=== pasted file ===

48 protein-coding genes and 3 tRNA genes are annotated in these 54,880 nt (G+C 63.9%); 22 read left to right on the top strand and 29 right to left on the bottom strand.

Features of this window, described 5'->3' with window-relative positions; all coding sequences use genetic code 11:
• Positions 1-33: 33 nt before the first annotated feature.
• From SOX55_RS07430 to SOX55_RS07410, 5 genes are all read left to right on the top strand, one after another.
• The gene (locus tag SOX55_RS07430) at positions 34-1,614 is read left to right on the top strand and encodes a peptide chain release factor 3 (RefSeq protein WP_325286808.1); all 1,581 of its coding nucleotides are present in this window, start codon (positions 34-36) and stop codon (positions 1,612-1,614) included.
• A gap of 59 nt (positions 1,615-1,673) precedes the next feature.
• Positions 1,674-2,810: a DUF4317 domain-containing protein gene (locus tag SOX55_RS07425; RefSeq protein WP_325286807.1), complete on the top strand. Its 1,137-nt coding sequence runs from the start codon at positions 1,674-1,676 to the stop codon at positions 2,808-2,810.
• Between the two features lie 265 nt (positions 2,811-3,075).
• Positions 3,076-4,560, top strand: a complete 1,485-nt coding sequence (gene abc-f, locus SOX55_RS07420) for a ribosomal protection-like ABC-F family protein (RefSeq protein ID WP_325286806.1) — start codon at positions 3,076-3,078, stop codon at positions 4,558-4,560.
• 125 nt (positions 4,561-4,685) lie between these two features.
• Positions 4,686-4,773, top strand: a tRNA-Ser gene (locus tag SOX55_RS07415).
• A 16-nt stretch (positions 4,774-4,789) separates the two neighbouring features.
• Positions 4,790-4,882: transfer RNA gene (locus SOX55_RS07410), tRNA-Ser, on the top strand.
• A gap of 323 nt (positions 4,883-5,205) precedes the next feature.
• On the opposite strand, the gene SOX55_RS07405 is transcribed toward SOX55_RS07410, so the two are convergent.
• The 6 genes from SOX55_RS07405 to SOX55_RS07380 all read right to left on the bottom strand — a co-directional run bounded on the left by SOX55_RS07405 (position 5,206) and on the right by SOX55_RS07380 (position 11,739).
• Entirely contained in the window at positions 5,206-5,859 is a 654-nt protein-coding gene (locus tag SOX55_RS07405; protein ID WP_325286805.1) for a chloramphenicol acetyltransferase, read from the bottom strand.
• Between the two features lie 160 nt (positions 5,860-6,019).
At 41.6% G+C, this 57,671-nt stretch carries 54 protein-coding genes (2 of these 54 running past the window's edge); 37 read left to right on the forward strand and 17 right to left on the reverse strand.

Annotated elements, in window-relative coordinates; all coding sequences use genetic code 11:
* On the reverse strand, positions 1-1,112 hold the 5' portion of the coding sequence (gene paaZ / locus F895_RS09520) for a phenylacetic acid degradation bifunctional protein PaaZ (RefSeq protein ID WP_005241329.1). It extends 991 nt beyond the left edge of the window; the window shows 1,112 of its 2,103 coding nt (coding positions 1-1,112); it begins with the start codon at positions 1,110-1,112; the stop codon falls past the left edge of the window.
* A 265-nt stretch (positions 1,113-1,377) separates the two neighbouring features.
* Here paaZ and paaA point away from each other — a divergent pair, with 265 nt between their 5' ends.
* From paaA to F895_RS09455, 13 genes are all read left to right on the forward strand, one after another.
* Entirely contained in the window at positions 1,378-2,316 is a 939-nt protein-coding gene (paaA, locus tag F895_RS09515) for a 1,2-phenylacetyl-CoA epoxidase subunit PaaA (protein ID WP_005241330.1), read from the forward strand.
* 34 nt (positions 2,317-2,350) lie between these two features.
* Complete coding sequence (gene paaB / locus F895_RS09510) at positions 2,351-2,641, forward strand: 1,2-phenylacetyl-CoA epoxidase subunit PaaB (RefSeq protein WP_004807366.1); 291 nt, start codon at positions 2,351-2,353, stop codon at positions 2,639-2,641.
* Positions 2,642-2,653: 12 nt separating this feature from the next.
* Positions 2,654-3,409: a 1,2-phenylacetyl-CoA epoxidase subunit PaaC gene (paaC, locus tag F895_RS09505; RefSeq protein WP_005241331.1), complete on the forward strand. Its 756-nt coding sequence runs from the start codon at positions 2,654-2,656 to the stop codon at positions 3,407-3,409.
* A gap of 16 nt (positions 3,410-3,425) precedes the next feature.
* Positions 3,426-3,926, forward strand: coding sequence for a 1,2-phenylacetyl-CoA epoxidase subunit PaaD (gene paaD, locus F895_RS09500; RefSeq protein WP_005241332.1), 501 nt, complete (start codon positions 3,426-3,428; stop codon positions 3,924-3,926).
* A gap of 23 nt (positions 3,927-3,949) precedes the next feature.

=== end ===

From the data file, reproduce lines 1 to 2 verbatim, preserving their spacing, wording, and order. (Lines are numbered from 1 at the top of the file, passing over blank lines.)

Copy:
48 protein-coding genes and 3 tRNA genes are annotated in these 54,880 nt (G+C 63.9%); 22 read left to right on the top strand and 29 right to left on the bottom strand.

Features of this window, described 5'->3' with window-relative positions; all coding sequences use genetic code 11: